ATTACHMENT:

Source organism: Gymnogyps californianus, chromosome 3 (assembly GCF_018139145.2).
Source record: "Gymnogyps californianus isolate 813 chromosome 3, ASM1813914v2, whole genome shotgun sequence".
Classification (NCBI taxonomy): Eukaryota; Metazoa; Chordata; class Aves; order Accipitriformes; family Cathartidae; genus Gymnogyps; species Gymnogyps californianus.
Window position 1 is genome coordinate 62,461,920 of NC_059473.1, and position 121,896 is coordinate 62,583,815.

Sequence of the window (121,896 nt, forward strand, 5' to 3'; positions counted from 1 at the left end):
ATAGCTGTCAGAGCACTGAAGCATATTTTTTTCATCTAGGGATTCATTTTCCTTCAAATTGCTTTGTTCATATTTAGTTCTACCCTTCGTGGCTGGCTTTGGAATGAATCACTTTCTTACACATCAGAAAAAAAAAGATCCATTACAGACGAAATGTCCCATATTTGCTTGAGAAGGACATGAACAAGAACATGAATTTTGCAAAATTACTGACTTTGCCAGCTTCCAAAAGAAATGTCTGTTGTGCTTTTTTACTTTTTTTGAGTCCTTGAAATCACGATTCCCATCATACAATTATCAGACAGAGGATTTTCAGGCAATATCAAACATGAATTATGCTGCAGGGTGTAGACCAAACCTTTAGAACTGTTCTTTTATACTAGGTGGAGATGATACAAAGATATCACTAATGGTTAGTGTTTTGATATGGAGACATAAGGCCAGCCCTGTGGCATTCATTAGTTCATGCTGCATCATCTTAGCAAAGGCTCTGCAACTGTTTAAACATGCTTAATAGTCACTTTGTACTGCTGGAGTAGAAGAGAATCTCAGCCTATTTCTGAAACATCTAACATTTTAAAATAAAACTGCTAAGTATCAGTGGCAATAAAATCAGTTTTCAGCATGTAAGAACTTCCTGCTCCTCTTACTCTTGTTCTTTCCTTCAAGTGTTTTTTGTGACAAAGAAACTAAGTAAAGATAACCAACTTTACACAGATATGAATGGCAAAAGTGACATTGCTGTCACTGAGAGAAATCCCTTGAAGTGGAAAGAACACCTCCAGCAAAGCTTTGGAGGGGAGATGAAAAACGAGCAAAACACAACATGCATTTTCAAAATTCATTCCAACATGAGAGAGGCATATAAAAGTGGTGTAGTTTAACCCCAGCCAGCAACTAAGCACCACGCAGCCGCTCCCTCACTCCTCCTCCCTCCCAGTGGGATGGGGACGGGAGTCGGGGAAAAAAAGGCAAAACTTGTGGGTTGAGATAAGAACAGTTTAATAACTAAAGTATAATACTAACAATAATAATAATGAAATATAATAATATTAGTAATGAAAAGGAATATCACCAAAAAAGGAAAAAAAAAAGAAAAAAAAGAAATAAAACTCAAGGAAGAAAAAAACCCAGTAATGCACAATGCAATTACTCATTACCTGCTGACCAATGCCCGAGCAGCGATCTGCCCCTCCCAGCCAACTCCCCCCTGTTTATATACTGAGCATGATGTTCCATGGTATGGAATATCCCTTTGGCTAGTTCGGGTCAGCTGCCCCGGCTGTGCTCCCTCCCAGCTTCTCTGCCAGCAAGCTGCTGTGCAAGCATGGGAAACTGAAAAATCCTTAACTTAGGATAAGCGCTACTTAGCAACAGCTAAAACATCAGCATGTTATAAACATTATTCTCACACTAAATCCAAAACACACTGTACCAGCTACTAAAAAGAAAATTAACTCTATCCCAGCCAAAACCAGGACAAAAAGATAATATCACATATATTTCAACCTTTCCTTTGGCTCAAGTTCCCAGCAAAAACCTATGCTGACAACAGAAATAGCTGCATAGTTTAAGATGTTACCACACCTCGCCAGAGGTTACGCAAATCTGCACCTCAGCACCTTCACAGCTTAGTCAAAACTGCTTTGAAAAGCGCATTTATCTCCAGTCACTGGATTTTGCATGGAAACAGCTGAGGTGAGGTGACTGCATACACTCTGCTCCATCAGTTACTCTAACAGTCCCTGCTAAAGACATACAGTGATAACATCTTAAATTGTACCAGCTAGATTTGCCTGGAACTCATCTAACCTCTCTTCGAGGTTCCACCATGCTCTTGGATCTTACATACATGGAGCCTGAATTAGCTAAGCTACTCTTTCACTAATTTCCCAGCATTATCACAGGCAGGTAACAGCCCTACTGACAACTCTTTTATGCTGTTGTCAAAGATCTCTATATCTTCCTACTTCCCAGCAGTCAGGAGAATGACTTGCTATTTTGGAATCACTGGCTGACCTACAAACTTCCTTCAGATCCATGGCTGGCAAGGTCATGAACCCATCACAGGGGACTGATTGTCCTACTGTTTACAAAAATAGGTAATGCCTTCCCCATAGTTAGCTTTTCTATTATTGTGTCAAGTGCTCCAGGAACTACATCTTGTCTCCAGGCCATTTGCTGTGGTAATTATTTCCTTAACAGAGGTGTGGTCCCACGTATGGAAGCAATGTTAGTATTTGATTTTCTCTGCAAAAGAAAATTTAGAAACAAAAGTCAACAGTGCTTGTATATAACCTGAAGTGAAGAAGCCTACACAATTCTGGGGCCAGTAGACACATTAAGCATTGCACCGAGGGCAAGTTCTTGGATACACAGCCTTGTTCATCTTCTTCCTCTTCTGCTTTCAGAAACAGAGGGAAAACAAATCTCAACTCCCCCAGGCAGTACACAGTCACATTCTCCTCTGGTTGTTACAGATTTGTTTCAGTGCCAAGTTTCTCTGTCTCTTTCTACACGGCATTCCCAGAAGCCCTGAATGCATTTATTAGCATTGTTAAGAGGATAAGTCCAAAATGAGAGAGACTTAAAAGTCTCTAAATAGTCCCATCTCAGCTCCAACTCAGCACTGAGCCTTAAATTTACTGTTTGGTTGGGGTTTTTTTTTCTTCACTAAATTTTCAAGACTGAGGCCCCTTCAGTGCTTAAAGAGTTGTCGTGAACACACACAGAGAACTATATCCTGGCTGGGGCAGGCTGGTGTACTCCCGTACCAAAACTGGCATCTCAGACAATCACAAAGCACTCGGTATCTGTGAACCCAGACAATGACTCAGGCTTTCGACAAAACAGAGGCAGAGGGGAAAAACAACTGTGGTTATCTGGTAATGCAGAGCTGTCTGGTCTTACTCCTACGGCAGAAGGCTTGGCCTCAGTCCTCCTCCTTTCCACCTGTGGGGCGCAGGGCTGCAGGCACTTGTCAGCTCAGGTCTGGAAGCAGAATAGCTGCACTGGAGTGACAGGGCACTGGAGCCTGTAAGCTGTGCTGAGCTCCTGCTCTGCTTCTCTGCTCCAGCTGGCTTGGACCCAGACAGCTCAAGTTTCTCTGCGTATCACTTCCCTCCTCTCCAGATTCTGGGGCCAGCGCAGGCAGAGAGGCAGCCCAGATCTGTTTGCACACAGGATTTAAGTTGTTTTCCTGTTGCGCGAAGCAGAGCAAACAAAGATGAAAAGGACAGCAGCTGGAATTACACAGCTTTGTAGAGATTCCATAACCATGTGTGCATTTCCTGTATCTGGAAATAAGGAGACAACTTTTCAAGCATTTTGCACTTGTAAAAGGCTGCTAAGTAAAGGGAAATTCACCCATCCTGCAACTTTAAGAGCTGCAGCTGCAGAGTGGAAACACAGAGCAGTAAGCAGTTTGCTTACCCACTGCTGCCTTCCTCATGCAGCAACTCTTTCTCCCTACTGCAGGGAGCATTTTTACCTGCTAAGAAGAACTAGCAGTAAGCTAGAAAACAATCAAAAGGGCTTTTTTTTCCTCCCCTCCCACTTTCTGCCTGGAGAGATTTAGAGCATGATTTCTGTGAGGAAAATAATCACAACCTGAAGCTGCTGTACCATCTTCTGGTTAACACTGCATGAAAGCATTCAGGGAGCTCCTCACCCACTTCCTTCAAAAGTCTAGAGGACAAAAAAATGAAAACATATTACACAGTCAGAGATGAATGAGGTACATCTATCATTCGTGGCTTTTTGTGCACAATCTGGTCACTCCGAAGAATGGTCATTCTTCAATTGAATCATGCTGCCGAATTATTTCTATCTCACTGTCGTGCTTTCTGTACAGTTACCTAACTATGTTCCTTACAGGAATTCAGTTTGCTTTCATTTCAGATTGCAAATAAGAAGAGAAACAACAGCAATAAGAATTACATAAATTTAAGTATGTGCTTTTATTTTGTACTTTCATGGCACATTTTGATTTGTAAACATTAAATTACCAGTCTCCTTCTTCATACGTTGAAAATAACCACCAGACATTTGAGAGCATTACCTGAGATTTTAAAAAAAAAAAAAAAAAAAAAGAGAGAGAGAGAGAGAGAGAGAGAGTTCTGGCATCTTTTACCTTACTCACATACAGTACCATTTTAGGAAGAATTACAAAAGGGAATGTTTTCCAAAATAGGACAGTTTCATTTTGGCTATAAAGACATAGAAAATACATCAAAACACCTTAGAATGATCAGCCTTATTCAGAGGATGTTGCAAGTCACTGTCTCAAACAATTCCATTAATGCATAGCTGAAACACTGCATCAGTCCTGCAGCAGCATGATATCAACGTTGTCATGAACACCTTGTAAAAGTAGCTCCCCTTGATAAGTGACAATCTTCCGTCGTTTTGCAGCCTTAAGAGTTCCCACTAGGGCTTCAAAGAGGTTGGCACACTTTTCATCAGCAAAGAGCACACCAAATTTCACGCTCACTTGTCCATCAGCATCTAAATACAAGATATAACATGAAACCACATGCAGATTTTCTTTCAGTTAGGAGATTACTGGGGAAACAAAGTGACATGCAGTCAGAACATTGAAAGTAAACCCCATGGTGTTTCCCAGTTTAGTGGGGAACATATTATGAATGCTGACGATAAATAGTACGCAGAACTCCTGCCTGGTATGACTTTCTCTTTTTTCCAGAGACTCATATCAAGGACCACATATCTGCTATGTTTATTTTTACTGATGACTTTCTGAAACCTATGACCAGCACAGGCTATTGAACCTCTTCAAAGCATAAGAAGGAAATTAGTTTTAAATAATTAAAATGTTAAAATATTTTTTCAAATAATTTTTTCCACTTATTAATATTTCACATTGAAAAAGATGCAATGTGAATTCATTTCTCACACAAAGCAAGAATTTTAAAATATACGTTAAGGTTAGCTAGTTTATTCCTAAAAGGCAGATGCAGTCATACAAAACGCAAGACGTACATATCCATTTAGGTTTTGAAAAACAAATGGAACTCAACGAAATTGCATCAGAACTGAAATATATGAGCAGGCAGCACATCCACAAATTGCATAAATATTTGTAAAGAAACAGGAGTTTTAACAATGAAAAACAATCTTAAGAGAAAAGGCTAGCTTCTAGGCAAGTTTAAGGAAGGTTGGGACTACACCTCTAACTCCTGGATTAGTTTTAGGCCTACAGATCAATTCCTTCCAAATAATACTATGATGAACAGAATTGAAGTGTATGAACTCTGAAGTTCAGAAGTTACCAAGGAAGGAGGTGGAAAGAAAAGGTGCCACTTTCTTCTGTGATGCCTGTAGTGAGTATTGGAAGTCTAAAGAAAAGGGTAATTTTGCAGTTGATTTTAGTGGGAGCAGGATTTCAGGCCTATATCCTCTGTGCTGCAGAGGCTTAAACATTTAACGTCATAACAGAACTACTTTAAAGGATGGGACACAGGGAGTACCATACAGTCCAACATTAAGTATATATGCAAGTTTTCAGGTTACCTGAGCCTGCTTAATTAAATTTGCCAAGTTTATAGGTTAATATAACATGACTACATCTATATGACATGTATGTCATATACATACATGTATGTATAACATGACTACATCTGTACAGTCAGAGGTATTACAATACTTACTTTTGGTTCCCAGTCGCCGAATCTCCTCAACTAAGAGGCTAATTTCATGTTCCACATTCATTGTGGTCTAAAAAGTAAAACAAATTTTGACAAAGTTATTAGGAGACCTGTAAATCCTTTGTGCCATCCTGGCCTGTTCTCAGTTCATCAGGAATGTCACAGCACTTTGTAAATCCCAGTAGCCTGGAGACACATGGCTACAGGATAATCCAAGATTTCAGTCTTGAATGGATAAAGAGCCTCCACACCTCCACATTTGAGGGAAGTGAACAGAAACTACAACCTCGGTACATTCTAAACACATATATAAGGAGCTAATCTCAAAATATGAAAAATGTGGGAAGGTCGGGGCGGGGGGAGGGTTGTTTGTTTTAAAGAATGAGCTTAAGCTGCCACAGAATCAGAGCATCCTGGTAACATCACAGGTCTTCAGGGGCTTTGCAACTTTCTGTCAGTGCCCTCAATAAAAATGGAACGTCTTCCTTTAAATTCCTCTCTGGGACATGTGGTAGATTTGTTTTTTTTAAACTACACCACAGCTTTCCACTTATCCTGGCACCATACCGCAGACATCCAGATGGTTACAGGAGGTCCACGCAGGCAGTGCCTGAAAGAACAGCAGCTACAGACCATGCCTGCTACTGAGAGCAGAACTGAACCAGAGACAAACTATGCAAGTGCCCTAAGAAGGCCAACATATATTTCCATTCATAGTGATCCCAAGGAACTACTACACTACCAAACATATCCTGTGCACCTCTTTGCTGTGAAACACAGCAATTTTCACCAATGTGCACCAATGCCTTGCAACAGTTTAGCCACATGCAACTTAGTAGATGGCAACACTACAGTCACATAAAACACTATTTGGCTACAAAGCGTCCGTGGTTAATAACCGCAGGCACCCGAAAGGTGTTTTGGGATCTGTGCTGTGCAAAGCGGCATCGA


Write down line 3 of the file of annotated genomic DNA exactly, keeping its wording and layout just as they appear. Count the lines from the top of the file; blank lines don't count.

Classification (NCBI taxonomy): Eukaryota; Metazoa; Chordata; class Aves; order Accipitriformes; family Cathartidae; genus Gymnogyps; species Gymnogyps californianus.